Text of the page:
On the eve of the team’s departure, actor Tom Alter and I were to interview skipper Dilip Vengsarkar for a sports video and thought it would be a good idea to include a section with the young cricketer too. Tendulkar was visibly chagrined at his omission in spite of his prolific run-getting in the domestic tournaments.

“The selectors wanted to protect you from Marshall and Walsh,’’ Tom and I told him. This appeared to rile him even further. “I’m not afraid of pace,’’ he shot back, bristling with barely concealed unhappiness. “If I am hit, I will only learn faster.’’

In his first series in Pakistan, in the final Test at Sialkot, he was struck on the nose by Waqar Younis. After the bleeding was arrested, he was back in his stance with determination multiplied manifold. Waqar’s next delivery was hit through the covers for a boundary. A psychological threshold had been crossed.

Over the next few years, Tendulkar was to be acknowledged the world over as a cricketer who belonged to the ‘rarest of rare’ categories. In the 20 odd years since I have rarely seen him relax or take his success for granted. But I will desist from discussing his batting exploits here in any detail. These are easily available everywhere — the fours, sixes, strike rate – all the stats anybody wants to know, though these are inadequate to convey the quality of his batsmanship.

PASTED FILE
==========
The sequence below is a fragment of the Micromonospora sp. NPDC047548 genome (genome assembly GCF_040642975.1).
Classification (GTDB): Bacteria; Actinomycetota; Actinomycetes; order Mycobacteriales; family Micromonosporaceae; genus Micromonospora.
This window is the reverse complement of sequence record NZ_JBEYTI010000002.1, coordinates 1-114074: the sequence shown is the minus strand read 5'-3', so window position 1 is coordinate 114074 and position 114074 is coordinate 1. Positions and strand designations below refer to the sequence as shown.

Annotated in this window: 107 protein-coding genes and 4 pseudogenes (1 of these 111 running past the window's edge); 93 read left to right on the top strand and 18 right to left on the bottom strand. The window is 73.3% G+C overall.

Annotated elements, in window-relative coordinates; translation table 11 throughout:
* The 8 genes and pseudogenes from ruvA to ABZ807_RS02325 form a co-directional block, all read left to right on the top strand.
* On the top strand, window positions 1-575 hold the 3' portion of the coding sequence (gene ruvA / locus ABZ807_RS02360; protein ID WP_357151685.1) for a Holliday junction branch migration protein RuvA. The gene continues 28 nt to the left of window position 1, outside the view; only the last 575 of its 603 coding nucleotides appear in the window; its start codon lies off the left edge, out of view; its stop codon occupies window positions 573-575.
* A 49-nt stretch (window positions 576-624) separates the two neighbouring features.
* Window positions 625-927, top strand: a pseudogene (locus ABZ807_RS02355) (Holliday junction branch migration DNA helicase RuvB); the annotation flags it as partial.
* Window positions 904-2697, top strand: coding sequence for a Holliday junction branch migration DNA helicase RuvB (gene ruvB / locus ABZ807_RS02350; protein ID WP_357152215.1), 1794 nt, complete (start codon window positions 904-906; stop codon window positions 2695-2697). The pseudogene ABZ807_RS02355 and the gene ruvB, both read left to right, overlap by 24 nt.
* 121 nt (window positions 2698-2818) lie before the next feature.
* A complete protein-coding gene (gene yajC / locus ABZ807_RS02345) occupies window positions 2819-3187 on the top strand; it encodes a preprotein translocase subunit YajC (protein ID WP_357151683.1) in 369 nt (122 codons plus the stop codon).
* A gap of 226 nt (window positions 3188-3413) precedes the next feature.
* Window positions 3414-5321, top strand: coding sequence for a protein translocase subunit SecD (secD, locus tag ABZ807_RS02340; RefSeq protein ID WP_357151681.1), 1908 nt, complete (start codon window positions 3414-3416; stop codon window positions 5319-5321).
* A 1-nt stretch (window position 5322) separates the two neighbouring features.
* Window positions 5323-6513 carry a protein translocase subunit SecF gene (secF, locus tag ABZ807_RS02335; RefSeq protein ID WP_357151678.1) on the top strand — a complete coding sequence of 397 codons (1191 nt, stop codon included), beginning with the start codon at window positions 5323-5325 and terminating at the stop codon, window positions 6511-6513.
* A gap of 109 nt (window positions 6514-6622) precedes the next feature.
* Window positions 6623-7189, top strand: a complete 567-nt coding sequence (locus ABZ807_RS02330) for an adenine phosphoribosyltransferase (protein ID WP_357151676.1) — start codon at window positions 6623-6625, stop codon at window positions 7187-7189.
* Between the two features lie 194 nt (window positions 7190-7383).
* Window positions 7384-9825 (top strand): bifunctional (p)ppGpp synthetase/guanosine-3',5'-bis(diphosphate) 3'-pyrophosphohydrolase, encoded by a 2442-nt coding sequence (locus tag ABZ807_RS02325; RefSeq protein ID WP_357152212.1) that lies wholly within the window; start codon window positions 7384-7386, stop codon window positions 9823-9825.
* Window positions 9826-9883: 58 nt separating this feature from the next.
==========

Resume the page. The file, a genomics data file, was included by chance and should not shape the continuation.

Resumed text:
Is Tendulkar the greatest batsman of all time? Since no other batsman has finished with a Test career average of even 75, leave aside 99.94, Bradman in that respect brooks no competition. Is he the best batsman of his generation? Likely, though Brian Lara and Ricky Ponting will have so many votaries that no clear conclusion is possible. Has he been better than Ranji, Trumper, Hobbs, Hammond, Hutton, the three Ws, Kanhai, Gavaskar, Border, Miandad, G Chappell – to name a few — who have illuminated the spectrum of batsmanship through the past 150 years? I suspect there will be pros and cons in this debate too. 

I would say, though, that Tendulkar must rate amongst the top 10 batsmen of all time in terms of technical certitude, style and consistency. He has scored the most runs and centuries in Tests and ODIs which in itself is enough to establish a giant. He would straddle across the game’s history with his greatness unquestioned in any era, and be part of any team any time. The only bleak part in a glittering career would be his nondescript captaincy.

But to measure Tendulkar’s impact only through runs, centuries and average is to assess him only as a cricketer and ignore an extraordinary sociological phemonenon. In a birthday tribute in these columns last year I wrote of the indelible impact he has had on the Indian psyche: